I liked this article on Life, Love, and Liberty. The government is busy creating a "terrorist watch list". People should get together and create a list of which people are actually trustworthy and reliable. This would be a useful resource for an agorist economy. You would need to know who's a safe trading partner!
I liked this article on Intemperate Remarks.
But perhaps all is not lost. Per Bylund argues that Govt schooling, like all Govt programs, is a failure because a small number of radicals manage to escape the brainwashing. That would be incorrigibles like yours truly.
Subjects like Mathematics must be taught honestly, otherwise gadgets and electronics would not work! Plus, someone who lies while teaching Mathematics is easily caught! It actually is possible to learn how to think in a government-sponsored school, provided you take the right subjects!
That's one of the reasons most people are taught to dislike Math. Otherwise, there would be too many people capable of thinking! Some people do need to learn how to think, in order to keep things working smoothly.
I liked this collection of Stock Market cartoons.
This post on redpillguy's blog about training monkeys is interesting. I've heard that story before, and I don't recall if I mentioned it here before. I was thinking of naming this story "The Monkey Paradox".
You put a banana on top of a ladder in a cage of monkeys. Whenever a monkey tries to climb the ladder, you spray all of them with cold water. Eventually, the monkeys stop attempting to climb the ladder. Replace one of the monkeys. That monkey will attempt to climb the ladder to get the banana, and the other monkeys will stop him. One by one, replace each of the monkeys. None of them will attempt to climb the ladder, even though none of the remaining monkeys ever was sprayed by cold water.
This post on Overcoming Bias about the Asch Conformity Test is the same experiment, but with humans! A group of humans were asked in sequence "Which line has equal length to line X?" The correct answer was B. The first several respondents were confederates of the experimenter, who falsely answered C. This caused the test subject to also falsely answer C.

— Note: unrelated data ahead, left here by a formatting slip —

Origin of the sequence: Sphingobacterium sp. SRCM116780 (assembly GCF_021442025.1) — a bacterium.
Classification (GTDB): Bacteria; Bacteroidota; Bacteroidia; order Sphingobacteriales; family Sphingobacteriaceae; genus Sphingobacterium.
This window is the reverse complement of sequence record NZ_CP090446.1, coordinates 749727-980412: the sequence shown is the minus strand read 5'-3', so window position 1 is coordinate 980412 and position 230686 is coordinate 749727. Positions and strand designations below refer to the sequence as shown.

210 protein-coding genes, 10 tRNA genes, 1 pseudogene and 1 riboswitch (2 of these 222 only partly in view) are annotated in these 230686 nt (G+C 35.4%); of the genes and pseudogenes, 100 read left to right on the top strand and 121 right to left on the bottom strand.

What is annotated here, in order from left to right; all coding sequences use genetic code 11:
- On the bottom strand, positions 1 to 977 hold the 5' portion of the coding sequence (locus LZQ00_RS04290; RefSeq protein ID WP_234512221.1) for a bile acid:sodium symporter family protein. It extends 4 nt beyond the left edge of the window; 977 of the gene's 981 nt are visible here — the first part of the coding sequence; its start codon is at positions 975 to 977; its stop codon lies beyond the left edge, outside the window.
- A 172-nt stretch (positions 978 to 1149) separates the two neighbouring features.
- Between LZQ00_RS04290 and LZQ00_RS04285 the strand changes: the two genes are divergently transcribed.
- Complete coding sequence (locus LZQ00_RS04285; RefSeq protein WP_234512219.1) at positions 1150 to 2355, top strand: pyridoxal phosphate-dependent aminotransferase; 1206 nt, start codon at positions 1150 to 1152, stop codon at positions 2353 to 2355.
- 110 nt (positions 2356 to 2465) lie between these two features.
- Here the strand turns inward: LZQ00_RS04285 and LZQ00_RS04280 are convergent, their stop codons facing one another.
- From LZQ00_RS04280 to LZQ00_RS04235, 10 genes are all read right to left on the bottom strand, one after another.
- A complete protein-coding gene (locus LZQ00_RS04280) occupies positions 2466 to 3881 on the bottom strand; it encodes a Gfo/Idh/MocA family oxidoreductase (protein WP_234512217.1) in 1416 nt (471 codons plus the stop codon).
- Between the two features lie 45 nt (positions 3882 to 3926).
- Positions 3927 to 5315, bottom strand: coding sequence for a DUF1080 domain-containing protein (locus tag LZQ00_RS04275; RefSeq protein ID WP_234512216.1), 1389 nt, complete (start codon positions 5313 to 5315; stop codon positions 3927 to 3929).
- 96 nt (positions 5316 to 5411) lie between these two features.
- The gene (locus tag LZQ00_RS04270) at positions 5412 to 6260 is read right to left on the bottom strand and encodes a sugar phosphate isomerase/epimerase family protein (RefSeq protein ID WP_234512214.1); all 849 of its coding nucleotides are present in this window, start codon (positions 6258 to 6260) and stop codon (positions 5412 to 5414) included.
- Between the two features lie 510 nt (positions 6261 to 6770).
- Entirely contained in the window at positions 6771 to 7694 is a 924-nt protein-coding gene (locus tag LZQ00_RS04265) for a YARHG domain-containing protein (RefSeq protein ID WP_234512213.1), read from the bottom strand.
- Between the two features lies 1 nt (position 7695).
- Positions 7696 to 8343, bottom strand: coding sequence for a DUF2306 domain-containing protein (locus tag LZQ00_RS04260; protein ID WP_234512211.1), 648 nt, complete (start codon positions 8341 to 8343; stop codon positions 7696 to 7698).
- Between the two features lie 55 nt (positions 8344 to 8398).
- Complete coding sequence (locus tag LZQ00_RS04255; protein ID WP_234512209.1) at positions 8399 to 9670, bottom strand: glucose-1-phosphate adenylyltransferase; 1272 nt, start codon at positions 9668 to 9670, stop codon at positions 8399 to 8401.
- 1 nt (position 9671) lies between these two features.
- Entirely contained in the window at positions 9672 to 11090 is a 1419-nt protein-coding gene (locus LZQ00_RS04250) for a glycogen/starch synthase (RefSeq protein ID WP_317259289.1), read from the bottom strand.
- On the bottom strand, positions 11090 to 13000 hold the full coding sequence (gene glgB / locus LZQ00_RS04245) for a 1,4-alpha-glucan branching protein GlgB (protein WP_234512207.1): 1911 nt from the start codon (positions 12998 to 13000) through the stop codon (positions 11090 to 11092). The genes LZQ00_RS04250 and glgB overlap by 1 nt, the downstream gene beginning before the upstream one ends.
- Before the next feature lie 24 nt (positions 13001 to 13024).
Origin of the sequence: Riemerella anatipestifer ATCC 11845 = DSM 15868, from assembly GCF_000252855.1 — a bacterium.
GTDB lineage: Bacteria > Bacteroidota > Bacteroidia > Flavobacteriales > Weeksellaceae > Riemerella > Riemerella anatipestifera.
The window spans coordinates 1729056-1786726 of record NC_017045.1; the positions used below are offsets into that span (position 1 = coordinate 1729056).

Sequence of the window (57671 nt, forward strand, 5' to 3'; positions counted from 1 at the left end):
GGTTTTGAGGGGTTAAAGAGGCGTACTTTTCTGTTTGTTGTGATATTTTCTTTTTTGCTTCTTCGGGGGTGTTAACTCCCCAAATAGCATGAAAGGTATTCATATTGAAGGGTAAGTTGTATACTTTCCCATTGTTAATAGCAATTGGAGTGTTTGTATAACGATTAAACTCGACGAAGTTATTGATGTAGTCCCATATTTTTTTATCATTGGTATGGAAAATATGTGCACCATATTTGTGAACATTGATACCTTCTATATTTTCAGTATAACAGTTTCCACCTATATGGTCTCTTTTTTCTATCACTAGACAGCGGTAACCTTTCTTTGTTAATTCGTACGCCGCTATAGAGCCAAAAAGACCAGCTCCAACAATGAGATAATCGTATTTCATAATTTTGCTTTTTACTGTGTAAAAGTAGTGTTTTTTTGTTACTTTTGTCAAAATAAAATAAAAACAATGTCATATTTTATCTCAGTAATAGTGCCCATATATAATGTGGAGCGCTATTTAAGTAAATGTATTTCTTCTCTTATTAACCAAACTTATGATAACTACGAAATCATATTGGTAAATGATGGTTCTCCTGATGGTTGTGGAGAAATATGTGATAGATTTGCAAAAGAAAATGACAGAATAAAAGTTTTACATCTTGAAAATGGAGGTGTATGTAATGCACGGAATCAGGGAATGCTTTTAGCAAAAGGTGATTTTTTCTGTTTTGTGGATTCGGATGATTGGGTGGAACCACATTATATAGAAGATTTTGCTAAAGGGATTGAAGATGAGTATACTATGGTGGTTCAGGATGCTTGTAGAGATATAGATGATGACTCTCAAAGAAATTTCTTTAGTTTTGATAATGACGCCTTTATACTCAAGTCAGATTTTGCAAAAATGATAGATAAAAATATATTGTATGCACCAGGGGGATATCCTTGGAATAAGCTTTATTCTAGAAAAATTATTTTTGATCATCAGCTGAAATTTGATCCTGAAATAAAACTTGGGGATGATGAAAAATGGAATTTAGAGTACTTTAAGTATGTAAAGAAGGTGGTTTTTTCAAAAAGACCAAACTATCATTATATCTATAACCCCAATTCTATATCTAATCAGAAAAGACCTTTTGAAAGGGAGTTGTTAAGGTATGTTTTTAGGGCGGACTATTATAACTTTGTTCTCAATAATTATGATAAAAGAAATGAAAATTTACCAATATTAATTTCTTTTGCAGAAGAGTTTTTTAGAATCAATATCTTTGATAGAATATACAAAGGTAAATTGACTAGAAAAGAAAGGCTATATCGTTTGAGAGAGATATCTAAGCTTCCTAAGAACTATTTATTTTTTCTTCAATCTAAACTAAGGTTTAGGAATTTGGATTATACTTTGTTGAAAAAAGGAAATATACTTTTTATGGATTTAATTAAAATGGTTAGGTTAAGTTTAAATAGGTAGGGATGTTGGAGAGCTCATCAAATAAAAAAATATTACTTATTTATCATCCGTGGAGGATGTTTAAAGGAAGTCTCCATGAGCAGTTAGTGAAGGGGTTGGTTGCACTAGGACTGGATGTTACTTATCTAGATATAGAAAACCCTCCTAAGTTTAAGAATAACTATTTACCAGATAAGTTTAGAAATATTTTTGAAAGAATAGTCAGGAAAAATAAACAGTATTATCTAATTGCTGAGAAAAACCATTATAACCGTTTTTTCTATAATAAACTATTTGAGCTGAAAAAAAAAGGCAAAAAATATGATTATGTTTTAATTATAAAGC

Adding a single dissenter - just one other person who gives the correct answer, or even an incorrect answer that's different from the group's incorrect answer - reduces conformity very sharply, down to 5-10%.
In other words, a sole dissenting voice releases conformity from nearly 37% to only 5%-10%!
Being the first dissenter is a valuable (and costly!) social service, but you've got to keep it up.
I guess my blog really is providing a useful service!
For areas where the details are REALLY THOROUGHLY OBSCURED, like money and politics, being the sole dissenting voice becomes a much more valuable service!
In other words, it REALLY IS a good idea to tell people when they indicate they aren't thinking clearly. A single dissenting voice is enough to get the ball rolling in the right direction.
This post on Overcoming Bias gives more details. Most people aren't able to distinguish between "expressing reasonable concern" and "being obnoxious". In other words, most people follow The Strawman Fallacy.
If you perform the group service of being the one who gives voice to the obvious problems, don't expect the group to thank you for it.
This post on Overcoming Bias talks about the Asch conformity experiment some more. It talks about the value of being the *FIRST* dissenter. It also mentioned that the experimental subject felt deep camaraderie for the other truth-teller in the experiment.
But you can only join the rebellion, after someone, somewhere, becomes the first to rebel.
I liked this article on Techdirt about Hollywood making digital archives of its movies. They're using proprietary encrypted formats that go unsupported after a few years. If they used one of the generally-accepted movie formats, it wouldn't be a problem.
I liked this story on Techdirt. Due to Internet competition, salaries for sports reporters are being bid up to obscenely high levels. This is at the same time there are complaints of "The Internet is killing journalism!" There are several interesting points:
- Sports journalism is usually sincere honest journalism, compared to the fake "news" in the rest of the paper. If only the Federal Reserve received the same level of scrutiny as steroid use by baseball players!
- Sports advertising is very lucrative, especially when you consider the number of people who follow a popular sporting event.
- On the Internet, you can read an article minutes after a sporting event is over. With a newspaper, you have to wait until the next day.
- Internet competition is de-cartelizing the industry. You have Yahoo, ESPN.com, and other websites competing for stories now.
I found this article on Techdirt amusing. A commercial used 2 sentences from an MIT professor's lecture without permission. There was a threat of a copyright infringement lawsuit and a settlement. This really falls under "fair use".
I would be more offended about someone copying without citation, rather than pursing a copyright claim. I don't recognize intellectual property as a valid form of property. If you copy my stuff, provide a link back!
I liked this article on MacRaven. The Egyptians are attempting to copyright the likeness of the pyramids and other landmarks. Copyright law is being extended retroactively to 3000 years ago!
I liked this article on Techdirt. It talks about the difference between an "inventor" and an "innovator". An inventor is someone who invents something new. An innovator is someone who takes a new idea and profits off it. In many cases, the innovator took advantage of defects in the patent system or legal system to profit at the expense of the actual inventor.